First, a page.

Line 11: The start position is incremented to updated the next element of the indicator array.

This code works fine, and updates the desired range of indicators:

> EV *IN
*IN(10) = '1'
*IN(11) = '0'
*IN(12) = '0'
*IN(13) = '1'

My approach was much simpler:

01  dcl-s Indicators char(99) based(IndicatorsPtr) ;
02  dcl-s IndicatorsPtr pointer inz(%addr(*in)) ;

03  %subst(Indicators:10:4) = '1001' ;

Lines 1 and 2: I can define a character variable that is 99 long instead of an array. Thanks to the pointer, line 2, this "overlays" the indicator array.

Line 3: When I want to change some of the indictors I can just use a substring, %SUBST, built in function to update a part of the variable and the indicators in the indicator array are also changed:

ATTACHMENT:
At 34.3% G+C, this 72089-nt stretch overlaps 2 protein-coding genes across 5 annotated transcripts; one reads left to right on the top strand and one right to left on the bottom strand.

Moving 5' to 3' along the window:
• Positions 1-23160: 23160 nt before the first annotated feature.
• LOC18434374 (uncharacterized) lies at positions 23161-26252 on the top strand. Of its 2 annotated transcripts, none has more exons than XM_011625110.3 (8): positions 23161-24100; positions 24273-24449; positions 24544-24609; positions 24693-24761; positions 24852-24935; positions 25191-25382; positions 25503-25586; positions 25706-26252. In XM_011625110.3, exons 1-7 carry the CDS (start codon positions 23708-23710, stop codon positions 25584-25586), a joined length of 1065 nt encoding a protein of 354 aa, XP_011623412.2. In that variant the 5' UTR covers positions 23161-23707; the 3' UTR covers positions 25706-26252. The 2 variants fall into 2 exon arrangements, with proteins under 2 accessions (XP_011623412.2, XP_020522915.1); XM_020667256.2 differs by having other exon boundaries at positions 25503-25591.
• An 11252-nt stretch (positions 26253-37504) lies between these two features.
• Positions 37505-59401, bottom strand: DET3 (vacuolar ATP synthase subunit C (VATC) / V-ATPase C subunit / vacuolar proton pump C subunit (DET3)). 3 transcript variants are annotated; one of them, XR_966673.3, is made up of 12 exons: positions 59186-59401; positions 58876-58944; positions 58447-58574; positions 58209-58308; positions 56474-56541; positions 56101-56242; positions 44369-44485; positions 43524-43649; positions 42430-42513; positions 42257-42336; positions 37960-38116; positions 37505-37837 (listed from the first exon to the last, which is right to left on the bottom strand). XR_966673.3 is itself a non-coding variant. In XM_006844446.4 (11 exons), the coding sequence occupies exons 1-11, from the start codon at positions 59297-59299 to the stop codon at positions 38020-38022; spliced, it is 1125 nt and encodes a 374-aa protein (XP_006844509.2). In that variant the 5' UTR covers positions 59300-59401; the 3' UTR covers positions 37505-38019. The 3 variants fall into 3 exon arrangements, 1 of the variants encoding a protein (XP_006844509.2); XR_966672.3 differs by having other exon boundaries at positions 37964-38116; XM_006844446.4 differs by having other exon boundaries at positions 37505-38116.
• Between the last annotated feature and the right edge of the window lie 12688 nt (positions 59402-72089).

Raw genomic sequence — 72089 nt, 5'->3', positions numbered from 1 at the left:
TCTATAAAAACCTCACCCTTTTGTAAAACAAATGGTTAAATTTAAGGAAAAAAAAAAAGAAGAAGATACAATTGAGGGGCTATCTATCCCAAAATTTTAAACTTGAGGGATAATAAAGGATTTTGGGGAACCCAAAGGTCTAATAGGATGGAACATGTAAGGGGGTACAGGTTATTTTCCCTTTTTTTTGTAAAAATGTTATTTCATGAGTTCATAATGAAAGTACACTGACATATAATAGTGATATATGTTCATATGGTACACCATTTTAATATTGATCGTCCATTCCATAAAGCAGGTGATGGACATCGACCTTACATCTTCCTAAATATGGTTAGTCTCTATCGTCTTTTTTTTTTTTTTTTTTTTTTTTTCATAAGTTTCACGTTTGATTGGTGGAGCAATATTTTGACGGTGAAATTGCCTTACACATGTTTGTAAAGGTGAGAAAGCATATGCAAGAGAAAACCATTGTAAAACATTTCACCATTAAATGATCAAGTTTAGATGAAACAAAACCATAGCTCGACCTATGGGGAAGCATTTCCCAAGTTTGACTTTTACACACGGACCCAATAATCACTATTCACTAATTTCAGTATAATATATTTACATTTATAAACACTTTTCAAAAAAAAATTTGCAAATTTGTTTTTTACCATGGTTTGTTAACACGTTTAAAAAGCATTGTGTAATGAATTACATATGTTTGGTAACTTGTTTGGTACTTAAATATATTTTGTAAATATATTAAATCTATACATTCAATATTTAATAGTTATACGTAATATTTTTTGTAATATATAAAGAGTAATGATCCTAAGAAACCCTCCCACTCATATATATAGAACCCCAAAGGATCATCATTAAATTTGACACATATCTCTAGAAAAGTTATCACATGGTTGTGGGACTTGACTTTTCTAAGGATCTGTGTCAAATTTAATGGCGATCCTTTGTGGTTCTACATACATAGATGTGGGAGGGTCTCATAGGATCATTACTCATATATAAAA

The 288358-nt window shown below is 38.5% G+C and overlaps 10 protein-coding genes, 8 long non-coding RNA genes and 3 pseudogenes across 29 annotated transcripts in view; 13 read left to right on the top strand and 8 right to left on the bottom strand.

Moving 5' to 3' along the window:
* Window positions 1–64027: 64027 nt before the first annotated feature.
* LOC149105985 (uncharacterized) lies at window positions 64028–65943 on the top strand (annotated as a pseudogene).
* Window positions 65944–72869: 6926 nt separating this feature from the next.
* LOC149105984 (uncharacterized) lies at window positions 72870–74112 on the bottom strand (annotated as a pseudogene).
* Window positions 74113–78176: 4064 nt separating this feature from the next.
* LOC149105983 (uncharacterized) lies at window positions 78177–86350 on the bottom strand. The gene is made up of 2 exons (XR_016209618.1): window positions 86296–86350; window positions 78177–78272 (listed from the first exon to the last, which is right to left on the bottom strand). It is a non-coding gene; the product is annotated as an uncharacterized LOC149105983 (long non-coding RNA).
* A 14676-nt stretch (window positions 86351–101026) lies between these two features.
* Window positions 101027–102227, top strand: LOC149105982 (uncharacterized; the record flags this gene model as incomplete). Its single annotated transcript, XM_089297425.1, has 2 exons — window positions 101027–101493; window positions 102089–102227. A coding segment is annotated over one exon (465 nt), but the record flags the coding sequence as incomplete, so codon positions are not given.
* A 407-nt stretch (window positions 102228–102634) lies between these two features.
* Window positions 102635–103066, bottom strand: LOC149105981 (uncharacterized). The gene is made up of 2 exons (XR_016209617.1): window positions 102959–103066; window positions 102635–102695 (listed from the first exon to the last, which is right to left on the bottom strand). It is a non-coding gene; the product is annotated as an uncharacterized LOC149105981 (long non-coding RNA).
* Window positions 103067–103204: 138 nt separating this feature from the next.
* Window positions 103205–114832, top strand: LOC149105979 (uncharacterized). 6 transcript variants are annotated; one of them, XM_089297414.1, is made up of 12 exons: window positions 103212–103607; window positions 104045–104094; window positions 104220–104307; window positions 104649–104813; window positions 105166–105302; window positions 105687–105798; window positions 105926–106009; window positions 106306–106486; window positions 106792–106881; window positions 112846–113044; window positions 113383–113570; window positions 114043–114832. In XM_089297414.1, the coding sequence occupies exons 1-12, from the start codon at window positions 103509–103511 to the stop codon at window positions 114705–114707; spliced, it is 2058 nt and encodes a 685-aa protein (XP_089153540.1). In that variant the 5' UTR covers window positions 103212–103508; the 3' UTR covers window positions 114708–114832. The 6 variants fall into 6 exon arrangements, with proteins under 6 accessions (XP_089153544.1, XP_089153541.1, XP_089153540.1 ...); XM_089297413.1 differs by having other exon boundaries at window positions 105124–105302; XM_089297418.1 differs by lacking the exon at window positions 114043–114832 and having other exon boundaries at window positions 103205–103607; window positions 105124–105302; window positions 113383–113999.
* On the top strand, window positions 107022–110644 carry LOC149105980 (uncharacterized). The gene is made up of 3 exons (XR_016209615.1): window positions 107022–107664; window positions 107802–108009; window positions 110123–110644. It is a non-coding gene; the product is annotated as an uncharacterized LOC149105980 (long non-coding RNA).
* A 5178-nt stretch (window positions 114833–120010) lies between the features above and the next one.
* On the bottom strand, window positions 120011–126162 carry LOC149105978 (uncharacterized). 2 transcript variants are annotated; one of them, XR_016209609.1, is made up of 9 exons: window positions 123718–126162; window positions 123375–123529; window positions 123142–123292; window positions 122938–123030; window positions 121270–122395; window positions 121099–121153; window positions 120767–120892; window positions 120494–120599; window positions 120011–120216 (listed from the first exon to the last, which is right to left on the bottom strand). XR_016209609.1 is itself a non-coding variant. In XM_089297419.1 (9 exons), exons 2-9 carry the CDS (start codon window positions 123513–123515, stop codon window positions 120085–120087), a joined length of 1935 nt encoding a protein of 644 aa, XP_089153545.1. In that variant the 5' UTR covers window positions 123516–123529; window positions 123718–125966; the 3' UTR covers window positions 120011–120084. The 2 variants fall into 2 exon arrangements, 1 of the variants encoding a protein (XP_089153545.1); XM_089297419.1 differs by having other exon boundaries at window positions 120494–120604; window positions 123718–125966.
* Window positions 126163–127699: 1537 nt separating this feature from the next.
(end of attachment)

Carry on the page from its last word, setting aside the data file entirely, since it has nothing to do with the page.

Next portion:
> EV *IN
*IN(10) = '1'
*IN(11) = '0'
*IN(12) = '0'
*IN(13) = '1'

Both solutions work. But I think mine is better as it is fewer lines of code. In my opinion as it is less code it is easier to understand.

Which code do you think is easier to understand?


This article was written for IBM i 7.4, and should work for some earlier releases too.


  1. Personally prefer your approach Simon, minimal line of code. Thanks

  2. Personally I don't like either that much to be honest. The problem in both cases is that there is no name associated with the group of indicators and therefore you are reliant on comments to know what the group represents.

    For years I've been using this basic technique and variants of it.

    dcl-s pIndicators Pointer Inz(%Addr(*In));

    dcl-ds displayControls Based(pIndicators);
    // Response indicators
    Exit_03 Ind Pos(3);
    Return_12 Ind Pos(12);
    // Conditioning indicators
    errorInds_31_33 Char(3) Pos(31);